Just try calling Ronda Rousey fat

Professional fighter Ronda Rousey challenges female stereotypes in Hollywood

LOS ANGELES (NEW YORK TIMES) • Once, while at a fitting for a television commercial, mixed martial arts fighter Ronda Rousey received unwelcome feedback.

She had been planning to lose a few kilogrammes before filming, "but because somebody said something really rude to me, I came into the shoot purposely way heavier", she recalled on a recent afternoon at her home in the beachside neighbourhood of Venice.

Did they dare question her?

"No," Rousey said with a grin, "and the campaign ended up being amazing, even though I was heavier just to make a point." (She declined to say the advertisement was for which company, but noted that her breasts are bigger in it than in any other commercial she has done.)

"I swear to God," she said, shaking her head, "if anyone calls me fat one more time in my life, I'm going to kill them."

At one time, up-and-coming Hollywood personalities did not say such things. But Rousey, 28, a tight coil of muscle and moxie, is helping slake the entertainment industry's sudden thirst for female feistiness. The first American woman to win an Olympic medal (bronze) in judo, she turned to mixed martial arts in need of a new challenge and to give up the drinking, smoking and pill-popping that seduced her after her success in Beijing in 2008.

She trained for the Ultimate Fighting Championship even though its president Dana White said he would never let a woman into the league.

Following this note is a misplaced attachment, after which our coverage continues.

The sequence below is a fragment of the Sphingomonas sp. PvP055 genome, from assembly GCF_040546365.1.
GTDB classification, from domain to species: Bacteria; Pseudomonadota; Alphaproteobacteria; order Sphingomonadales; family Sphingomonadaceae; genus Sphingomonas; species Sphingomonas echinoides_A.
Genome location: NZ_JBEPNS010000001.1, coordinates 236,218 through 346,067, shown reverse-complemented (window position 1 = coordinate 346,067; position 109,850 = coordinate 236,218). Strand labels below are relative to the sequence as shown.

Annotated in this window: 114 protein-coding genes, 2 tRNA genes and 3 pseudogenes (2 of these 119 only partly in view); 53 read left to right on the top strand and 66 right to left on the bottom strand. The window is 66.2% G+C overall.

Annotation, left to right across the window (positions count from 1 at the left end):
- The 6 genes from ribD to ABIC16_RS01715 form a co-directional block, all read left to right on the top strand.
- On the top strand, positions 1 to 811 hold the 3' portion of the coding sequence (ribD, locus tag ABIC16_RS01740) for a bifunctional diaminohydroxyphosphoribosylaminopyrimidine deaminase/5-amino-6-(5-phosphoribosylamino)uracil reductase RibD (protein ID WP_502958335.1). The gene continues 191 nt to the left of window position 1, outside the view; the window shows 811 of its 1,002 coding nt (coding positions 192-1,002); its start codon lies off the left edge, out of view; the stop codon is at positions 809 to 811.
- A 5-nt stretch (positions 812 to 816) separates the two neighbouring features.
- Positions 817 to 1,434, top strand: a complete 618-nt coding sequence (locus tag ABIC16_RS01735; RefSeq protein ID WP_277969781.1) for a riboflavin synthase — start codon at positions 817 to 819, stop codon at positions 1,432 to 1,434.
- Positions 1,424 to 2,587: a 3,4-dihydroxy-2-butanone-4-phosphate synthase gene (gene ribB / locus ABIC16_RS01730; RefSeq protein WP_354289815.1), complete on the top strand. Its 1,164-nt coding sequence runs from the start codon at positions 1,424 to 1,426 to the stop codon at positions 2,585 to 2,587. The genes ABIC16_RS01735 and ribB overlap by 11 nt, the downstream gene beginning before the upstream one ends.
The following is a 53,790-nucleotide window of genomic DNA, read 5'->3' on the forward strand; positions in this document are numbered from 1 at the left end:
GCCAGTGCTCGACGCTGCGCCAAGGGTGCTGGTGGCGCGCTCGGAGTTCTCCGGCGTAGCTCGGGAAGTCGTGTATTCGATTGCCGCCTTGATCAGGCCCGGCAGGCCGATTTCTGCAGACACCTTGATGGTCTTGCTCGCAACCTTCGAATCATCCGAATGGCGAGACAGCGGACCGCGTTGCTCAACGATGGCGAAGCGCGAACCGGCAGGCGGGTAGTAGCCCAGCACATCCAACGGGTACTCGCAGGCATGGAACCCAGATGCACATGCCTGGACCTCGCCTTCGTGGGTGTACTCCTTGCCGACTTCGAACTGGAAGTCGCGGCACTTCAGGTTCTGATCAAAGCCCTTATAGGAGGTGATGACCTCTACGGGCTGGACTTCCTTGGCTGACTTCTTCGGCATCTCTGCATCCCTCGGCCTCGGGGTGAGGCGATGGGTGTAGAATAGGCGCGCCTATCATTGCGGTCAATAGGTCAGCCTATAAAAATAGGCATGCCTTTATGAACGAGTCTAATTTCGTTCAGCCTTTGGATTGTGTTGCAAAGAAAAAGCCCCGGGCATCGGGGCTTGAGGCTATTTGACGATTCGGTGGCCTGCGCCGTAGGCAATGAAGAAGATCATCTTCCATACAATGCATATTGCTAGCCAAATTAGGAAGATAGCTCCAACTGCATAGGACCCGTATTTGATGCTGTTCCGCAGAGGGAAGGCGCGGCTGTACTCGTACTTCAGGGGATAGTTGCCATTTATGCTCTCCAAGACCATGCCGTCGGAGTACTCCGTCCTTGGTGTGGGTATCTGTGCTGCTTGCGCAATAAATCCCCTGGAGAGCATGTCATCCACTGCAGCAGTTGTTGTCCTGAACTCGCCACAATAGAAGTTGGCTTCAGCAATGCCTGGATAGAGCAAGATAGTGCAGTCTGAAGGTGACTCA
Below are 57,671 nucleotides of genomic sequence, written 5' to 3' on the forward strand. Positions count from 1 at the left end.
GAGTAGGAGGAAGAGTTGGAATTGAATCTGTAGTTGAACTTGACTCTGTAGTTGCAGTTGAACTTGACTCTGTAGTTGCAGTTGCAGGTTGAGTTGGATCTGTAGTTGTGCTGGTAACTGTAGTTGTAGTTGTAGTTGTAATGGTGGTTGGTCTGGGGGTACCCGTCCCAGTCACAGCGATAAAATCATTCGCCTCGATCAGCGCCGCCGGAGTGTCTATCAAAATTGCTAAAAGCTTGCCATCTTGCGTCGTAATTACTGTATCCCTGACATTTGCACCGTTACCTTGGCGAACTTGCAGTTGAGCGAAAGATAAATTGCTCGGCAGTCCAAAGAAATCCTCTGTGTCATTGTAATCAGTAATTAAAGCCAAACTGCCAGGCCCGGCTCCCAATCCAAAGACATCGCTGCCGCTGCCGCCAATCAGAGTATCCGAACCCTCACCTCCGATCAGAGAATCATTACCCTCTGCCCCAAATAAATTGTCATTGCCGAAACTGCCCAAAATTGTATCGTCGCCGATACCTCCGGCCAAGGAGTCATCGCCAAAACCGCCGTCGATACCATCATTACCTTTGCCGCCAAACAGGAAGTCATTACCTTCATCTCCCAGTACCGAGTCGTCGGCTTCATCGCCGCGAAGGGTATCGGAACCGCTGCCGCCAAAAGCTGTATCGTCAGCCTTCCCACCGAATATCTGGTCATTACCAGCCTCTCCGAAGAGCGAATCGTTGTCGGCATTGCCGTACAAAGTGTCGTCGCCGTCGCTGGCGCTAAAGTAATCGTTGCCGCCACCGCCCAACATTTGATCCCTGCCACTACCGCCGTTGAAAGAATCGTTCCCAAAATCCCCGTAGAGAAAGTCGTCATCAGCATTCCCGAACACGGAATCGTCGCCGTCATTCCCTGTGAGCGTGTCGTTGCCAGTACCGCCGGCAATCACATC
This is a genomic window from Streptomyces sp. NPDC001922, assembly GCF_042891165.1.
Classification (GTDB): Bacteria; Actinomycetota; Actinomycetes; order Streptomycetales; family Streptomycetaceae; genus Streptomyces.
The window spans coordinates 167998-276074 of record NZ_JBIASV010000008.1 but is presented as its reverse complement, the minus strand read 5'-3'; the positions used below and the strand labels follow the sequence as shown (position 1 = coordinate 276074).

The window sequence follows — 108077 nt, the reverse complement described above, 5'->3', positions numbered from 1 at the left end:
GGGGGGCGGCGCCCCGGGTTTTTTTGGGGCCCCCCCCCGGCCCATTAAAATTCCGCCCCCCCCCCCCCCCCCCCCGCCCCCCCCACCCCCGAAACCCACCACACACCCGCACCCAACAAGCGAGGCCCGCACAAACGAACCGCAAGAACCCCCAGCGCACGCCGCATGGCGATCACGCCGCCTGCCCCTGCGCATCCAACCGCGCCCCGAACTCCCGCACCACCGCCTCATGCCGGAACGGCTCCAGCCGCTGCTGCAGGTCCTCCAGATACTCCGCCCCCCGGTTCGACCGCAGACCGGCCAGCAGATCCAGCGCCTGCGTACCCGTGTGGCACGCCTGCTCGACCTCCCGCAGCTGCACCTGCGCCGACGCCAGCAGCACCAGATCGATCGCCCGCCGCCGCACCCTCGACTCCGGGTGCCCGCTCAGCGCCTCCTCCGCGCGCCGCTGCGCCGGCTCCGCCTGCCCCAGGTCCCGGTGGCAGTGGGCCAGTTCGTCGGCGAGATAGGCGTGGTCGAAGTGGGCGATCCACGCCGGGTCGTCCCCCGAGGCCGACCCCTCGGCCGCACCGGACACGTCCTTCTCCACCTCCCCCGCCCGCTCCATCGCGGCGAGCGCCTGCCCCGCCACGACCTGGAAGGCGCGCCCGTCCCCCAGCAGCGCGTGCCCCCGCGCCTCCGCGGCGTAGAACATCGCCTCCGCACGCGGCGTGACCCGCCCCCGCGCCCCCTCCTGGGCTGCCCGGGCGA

Rousey's prowess changed that - there are more than 50 women now in the championship - and since her 2013 debut, she has been undefeated in her weight class. Her signature move, the arm bar (which she learnt from her mother, former judo world champion AnnMaria De Mars), is designed to hyperextend her adversary's elbow, leave her in a cast and, ideally, produce another victory.

Rousey is sweet yet vicious, able to break an arm one day and gyrate topless for a denim advertising campaign the next.

"I found a contrast between what I've seen her do in the ring and this hippie girl who lives in Venice and loves music and is creative," said Peter Berg, who is directing Rousey in the film Mile 22 with Mark Wahlberg. She plays a CIA field operative in Indonesia desperate to return home to her daughter, a meatier role than Rousey's small part in Entourage this past summer.

Her next major film project is an adaptation of My Fight/Your Fight, a memoir she wrote with her eldest sister, Maria Burns Ortiz, a former sports journalist. Rousey will play herself for the bulk of the movie.

When she was eight, her father, suffering from a back injury that had become debilitating, killed himself.

Fighting gave her a focus through her teens, but struggling with weight limits for judo tournaments fostered a fraught relationship with food and, for a time, bulimia.

In 2012, she posed nude on the cover of ESPN magazine. She has been in similarly sultry shoots, in part, she said, to embrace the body that used to embarrass her.

She said: "When women say that going on publications directed at men is somehow demeaning, I don't think that's true.

"I think that's one really effective way to change the societal standard women are held to."


A version of this article appeared in the print edition of The Straits Times on October 12, 2015, with the headline 'Just try calling me fat'. Print Edition | Subscribe